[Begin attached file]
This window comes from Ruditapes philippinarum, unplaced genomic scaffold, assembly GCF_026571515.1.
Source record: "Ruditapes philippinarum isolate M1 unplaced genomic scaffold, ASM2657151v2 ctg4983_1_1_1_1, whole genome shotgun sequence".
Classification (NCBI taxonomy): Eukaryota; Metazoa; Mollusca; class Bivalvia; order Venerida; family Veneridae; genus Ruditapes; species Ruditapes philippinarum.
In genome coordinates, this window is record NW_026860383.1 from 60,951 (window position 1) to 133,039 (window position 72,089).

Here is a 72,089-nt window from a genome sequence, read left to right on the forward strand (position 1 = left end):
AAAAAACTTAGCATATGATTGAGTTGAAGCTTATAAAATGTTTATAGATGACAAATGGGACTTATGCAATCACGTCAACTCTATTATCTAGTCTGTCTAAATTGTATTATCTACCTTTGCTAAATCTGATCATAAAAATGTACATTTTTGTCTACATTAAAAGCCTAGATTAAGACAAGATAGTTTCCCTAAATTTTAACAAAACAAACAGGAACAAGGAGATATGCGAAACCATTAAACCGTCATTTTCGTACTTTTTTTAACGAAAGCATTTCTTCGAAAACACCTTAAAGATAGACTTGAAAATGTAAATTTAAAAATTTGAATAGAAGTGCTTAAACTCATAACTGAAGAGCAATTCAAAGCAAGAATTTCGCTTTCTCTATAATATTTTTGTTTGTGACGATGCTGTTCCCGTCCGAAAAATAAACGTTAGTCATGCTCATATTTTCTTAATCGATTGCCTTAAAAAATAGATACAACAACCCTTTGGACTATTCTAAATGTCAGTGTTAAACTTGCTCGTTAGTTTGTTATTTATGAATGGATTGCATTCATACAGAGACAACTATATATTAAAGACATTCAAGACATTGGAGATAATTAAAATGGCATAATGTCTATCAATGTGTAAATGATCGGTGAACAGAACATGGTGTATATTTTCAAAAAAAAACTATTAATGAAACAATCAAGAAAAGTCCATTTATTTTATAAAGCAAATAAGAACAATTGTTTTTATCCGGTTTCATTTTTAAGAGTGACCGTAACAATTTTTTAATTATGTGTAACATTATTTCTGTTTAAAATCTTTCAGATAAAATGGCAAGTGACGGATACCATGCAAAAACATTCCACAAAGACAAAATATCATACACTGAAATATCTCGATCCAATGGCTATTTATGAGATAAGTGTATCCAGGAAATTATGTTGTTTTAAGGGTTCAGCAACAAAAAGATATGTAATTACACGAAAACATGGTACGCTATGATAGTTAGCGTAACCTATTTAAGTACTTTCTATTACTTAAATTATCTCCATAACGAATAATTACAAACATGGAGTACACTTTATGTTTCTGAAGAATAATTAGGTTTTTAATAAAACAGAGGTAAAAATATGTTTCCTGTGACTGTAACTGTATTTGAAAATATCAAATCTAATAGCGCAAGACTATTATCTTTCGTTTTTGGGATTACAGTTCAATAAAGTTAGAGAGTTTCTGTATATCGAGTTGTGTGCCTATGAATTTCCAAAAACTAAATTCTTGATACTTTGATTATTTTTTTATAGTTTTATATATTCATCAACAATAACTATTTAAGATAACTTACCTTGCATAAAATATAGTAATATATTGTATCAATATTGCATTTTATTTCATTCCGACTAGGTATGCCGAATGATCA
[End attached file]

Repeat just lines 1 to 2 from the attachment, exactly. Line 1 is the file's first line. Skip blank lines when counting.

This window comes from Ruditapes philippinarum, unplaced genomic scaffold, assembly GCF_026571515.1.
Source record: "Ruditapes philippinarum isolate M1 unplaced genomic scaffold, ASM2657151v2 ctg4983_1_1_1_1, whole genome shotgun sequence".